My thoughts: It was okay.
The Promissory Note
First sentence: Ernest Duncan swung himself off the platform of David White's store and walked whistling up the street. Life seemed good to Ernest just then. Mr. White had given him a rise in salary that day, and had told him that he was satisfied with him. Mr. White was not easy to please in the matter of clerks, and it had been with fear and trembling that Ernest had gone into his store six months before. He had thought himself fortunate to secure such a chance. His father had died the preceding year, leaving nothing in the way of worldly goods except the house he had lived in. For several years before his death he had been unable to do much work, and the finances of the little family had dwindled steadily. After his father's death Ernest, who had been going to school and expecting to go to college, found that he must go to work at once instead to support himself and his mother.
My thoughts: I liked this one. Not all of Montgomery's stories are silly romances.
The Revolt of Mary Isabel
First sentence: "For a woman of forty, Mary Isabel, you have the least sense of any person I have ever known," said Louisa Irving.Louisa had said something similar in spirit to Mary Isabel almost every day of her life. Mary Isabel had never resented it, even when it hurt her bitterly. Everybody in Latimer knew that Louisa Irving ruled her meek little sister with a rod of iron and wondered why Mary Isabel never rebelled. It simply never occurred to Mary Isabel to do so; all her life she had given in to Louisa and the thought of refusing obedience to her sister's Mede-and-Persian decrees never crossed her mind. Mary Isabel had only one secret from Louisa and she lived in daily dread that Louisa would discover it. It was a very harmless little secret, but Mary Isabel felt rightly sure that Louisa would not tolerate it for a moment.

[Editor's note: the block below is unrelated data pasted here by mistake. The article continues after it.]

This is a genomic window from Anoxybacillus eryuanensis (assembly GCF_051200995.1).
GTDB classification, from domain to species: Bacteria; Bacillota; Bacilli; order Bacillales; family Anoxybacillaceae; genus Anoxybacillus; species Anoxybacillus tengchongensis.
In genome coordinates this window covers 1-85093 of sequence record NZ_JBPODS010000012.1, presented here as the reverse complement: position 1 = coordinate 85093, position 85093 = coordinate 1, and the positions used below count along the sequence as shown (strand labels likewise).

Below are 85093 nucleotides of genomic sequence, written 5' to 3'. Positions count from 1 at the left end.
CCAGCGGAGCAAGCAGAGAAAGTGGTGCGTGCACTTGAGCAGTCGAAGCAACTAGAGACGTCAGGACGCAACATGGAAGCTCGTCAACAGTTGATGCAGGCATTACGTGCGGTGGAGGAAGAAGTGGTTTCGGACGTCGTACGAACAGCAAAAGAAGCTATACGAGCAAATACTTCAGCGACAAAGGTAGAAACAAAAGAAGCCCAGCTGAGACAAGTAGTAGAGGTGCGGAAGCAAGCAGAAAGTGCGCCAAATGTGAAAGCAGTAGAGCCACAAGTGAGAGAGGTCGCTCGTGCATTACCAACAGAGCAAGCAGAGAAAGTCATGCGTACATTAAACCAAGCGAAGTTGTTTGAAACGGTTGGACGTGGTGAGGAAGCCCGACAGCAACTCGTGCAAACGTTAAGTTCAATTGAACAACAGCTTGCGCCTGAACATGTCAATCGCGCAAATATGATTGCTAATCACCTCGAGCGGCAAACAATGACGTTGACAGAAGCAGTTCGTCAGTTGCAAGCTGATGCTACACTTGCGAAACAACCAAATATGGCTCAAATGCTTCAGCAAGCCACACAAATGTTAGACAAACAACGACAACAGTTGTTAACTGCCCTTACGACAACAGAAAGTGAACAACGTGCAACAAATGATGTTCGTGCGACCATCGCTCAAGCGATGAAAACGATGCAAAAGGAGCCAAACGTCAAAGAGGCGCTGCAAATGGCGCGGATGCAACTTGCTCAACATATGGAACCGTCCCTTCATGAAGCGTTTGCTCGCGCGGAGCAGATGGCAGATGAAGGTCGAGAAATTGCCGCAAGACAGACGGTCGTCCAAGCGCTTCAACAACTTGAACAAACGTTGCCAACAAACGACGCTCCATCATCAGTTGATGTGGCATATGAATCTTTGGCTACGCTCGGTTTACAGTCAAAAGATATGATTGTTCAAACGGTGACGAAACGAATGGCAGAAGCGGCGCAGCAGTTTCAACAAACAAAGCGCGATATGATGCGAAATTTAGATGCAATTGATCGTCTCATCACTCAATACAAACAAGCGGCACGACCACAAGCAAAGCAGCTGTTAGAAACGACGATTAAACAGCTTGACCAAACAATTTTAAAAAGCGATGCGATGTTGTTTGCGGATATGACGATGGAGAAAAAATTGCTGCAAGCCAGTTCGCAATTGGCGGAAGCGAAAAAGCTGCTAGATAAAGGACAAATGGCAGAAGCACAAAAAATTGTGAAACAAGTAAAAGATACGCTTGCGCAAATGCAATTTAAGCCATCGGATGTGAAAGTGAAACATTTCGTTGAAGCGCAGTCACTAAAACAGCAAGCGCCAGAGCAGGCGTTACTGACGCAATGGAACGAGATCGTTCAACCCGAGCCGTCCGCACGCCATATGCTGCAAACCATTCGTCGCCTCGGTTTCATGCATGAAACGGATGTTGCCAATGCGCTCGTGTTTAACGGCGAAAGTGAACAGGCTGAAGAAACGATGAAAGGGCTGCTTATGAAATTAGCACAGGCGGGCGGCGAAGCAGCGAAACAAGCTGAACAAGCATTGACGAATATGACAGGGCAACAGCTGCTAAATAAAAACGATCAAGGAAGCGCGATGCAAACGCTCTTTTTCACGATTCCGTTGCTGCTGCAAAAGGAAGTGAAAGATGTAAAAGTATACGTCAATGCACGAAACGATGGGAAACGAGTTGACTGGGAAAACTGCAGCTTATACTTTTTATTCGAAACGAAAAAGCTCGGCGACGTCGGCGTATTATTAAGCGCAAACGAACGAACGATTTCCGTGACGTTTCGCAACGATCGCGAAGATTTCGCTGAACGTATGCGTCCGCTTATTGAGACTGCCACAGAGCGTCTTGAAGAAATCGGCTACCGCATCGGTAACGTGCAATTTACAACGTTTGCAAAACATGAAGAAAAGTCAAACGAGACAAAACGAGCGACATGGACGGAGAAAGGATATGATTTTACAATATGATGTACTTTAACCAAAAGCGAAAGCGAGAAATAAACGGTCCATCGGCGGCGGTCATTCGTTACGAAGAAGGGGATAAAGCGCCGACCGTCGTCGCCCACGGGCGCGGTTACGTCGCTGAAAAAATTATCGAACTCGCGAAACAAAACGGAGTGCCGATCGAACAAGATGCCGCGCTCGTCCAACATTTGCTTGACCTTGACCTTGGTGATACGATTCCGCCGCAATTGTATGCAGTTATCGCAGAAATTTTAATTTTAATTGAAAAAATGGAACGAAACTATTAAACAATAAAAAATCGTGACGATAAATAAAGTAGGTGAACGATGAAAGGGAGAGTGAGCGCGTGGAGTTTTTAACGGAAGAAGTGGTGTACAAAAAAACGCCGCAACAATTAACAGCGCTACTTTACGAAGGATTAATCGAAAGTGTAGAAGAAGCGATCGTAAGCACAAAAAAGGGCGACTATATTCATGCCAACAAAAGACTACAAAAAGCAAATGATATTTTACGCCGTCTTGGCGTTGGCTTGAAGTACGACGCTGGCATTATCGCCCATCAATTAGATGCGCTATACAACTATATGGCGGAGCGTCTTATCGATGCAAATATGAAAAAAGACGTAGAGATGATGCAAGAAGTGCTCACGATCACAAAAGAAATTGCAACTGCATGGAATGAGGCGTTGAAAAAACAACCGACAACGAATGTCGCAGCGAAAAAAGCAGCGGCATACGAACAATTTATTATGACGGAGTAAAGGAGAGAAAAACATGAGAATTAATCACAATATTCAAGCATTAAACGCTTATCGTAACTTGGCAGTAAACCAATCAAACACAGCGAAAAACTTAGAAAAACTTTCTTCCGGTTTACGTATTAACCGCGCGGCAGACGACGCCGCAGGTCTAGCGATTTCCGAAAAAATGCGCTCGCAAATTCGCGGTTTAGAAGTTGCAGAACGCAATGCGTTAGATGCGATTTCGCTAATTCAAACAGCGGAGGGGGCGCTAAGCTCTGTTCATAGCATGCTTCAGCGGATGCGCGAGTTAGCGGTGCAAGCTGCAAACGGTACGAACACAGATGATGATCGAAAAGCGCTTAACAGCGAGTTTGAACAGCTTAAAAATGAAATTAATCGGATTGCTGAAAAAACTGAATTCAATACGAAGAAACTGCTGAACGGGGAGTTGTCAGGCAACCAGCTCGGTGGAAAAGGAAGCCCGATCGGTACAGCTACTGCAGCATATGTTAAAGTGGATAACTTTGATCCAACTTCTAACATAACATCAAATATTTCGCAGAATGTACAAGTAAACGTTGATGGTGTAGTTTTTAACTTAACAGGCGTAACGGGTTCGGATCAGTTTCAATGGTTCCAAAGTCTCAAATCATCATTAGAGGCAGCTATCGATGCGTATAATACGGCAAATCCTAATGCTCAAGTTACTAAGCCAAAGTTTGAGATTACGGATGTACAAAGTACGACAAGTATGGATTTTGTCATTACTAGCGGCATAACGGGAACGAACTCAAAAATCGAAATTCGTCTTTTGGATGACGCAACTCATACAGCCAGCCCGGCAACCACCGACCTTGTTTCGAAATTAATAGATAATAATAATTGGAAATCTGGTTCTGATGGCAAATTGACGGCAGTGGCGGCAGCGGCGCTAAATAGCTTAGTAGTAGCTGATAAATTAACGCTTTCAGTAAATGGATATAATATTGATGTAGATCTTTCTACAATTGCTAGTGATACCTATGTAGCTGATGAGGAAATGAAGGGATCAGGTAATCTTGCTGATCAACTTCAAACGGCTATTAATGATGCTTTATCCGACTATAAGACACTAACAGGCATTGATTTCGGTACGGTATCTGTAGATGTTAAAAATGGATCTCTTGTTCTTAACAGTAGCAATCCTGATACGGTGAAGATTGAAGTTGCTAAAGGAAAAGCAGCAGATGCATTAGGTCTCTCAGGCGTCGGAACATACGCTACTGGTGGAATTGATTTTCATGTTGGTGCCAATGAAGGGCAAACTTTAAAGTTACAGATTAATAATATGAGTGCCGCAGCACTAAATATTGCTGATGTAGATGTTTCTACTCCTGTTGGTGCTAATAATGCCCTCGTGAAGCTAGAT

Premise/plot: Mary Isabel DOES rebel and all is well in the end.
My thoughts: I liked Mary Isabel. I was cheering for her from the start.
The Twins and a Wedding
First sentence: Sometimes Johnny and I wonder what would really have happened if we had never started for Cousin Pamelia's wedding. I think that Ted would have come back some time; but Johnny says he doesn't believe he ever would, and Johnny ought to know, because Johnny's a boy. Anyhow, he couldn't have come back for four years. However, we did start for the wedding and so things came out all right, and Ted said we were a pair of twin special Providences.
Premise/plot: Twins run away from home to see a wedding--they'd been invited, but the parents decided to leave them at home. They get off at the wrong train station, and are bitterly disappointed that they won't see a wedding after all. Or will they? They interrupt an arguing couple...and....well the rest is classic Montgomery.
My thoughts: Definitely an enjoyable read. I'm glad the collection ended with such a fun story. It is a good reminder that sometimes it's not the premise so much as the characters.
Overall, I'd rank my top five stories as:
- By Grace of Julius Caesar
- Matthew Insists on Puffed Sleeves
- The Growing Up of Cornelia
- Four Winds
- Anna's Love Letters
© 2018 Becky Laney of Becky's Book Reviews